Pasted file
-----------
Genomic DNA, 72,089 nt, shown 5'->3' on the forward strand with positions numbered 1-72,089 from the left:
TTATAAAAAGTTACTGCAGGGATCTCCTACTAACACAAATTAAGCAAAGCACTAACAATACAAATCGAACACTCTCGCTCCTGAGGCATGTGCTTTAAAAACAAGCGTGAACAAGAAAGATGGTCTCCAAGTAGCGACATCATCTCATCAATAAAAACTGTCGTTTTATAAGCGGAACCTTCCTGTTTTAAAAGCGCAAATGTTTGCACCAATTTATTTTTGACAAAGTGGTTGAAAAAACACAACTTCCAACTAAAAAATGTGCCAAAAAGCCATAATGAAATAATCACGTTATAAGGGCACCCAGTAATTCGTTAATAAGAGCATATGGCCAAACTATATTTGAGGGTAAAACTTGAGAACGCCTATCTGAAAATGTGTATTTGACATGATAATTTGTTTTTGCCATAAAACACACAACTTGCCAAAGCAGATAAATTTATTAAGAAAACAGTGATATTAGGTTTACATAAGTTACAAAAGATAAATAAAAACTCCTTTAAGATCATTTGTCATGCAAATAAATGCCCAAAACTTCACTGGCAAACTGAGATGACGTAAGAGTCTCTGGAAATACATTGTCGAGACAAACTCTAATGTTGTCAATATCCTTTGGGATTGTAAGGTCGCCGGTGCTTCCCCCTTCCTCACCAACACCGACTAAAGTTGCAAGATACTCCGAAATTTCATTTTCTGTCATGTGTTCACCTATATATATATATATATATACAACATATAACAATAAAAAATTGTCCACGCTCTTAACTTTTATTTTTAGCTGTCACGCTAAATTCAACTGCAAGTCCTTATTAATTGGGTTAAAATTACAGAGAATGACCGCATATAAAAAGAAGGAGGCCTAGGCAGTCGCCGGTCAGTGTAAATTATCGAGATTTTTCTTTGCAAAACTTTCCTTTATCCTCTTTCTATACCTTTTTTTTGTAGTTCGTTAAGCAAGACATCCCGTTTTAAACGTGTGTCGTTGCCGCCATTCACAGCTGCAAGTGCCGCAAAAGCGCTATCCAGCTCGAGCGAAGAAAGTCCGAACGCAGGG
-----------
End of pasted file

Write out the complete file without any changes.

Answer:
Genomic DNA, 72,089 nt, shown 5'->3' on the forward strand with positions numbered 1-72,089 from the left:
TTATAAAAAGTTACTGCAGGGATCTCCTACTAACACAAATTAAGCAAAGCACTAACAATACAAATCGAACACTCTCGCTCCTGAGGCATGTGCTTTAAAAACAAGCGTGAACAAGAAAGATGGTCTCCAAGTAGCGACATCATCTCATCAATAAAAACTGTCGTTTTATAAGCGGAACCTTCCTGTTTTAAAAGCGCAAATGTTTGCACCAATTTATTTTTGACAAAGTGGTTGAAAAAACACAACTTCCAACTAAAAAATGTGCCAAAAAGCCATAATGAAATAATCACGTTATAAGGGCACCCAGTAATTCGTTAATAAGAGCATATGGCCAAACTATATTTGAGGGTAAAACTTGAGAACGCCTATCTGAAAATGTGTATTTGACATGATAATTTGTTTTTGCCATAAAACACACAACTTGCCAAAGCAGATAAATTTATTAAGAAAACAGTGATATTAGGTTTACATAAGTTACAAAAGATAAATAAAAACTCCTTTAAGATCATTTGTCATGCAAATAAATGCCCAAAACTTCACTGGCAAACTGAGATGACGTAAGAGTCTCTGGAAATACATTGTCGAGACAAACTCTAATGTTGTCAATATCCTTTGGGATTGTAAGGTCGCCGGTGCTTCCCCCTTCCTCACCAACACCGACTAAAGTTGCAAGATACTCCGAAATTTCATTTTCTGTCATGTGTTCACCTATATATATATATATATATACAACATATAACAATAAAAAATTGTCCACGCTCTTAACTTTTATTTTTAGCTGTCACGCTAAATTCAACTGCAAGTCCTTATTAATTGGGTTAAAATTACAGAGAATGACCGCATATAAAAAGAAGGAGGCCTAGGCAGTCGCCGGTCAGTGTAAATTATCGAGATTTTTCTTTGCAAAACTTTCCTTTATCCTCTTTCTATACCTTTTTTTTGTAGTTCGTTAAGCAAGACATCCCGTTTTAAACGTGTGTCGTTGCCGCCATTCACAGCTGCAAGTGCCGCAAAAGCGCTATCCAGCTCGAGCGAAGAAAGTCCGAACGCAGGG